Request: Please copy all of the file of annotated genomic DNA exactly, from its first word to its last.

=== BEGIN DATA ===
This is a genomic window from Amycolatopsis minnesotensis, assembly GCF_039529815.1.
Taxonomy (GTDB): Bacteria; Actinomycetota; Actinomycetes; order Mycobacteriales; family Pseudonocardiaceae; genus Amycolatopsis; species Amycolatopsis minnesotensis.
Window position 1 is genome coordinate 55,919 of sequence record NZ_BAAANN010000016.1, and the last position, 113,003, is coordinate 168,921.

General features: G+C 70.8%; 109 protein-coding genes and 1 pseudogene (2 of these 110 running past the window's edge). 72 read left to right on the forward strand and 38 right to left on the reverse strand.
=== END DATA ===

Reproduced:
This is a genomic window from Amycolatopsis minnesotensis, assembly GCF_039529815.1.
Taxonomy (GTDB): Bacteria; Actinomycetota; Actinomycetes; order Mycobacteriales; family Pseudonocardiaceae; genus Amycolatopsis; species Amycolatopsis minnesotensis.
Window position 1 is genome coordinate 55,919 of sequence record NZ_BAAANN010000016.1, and the last position, 113,003, is coordinate 168,921.

General features: G+C 70.8%; 109 protein-coding genes and 1 pseudogene (2 of these 110 running past the window's edge). 72 read left to right on the forward strand and 38 right to left on the reverse strand.